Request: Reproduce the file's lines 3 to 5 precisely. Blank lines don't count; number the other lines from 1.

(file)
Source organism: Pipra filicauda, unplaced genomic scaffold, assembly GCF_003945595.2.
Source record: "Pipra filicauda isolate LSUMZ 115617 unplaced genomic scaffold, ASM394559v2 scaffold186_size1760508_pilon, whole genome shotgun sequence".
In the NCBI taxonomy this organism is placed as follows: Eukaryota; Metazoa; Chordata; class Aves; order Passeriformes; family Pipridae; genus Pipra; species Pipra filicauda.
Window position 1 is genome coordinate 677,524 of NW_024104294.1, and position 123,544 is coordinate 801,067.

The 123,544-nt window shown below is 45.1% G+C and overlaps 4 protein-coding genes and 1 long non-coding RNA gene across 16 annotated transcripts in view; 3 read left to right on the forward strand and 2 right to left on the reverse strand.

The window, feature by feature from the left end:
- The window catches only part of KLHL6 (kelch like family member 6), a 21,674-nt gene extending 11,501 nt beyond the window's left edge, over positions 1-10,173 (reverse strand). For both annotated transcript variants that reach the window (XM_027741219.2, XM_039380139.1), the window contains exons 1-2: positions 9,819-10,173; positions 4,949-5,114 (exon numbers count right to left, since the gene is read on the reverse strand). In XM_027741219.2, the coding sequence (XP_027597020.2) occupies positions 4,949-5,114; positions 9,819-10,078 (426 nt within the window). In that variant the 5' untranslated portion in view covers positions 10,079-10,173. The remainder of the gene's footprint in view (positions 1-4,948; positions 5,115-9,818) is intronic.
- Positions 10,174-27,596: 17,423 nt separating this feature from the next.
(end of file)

In the NCBI taxonomy this organism is placed as follows: Eukaryota; Metazoa; Chordata; class Aves; order Passeriformes; family Pipridae; genus Pipra; species Pipra filicauda.
Window position 1 is genome coordinate 677,524 of NW_024104294.1, and position 123,544 is coordinate 801,067.

The 123,544-nt window shown below is 45.1% G+C and overlaps 4 protein-coding genes and 1 long non-coding RNA gene across 16 annotated transcripts in view; 3 read left to right on the forward strand and 2 right to left on the reverse strand.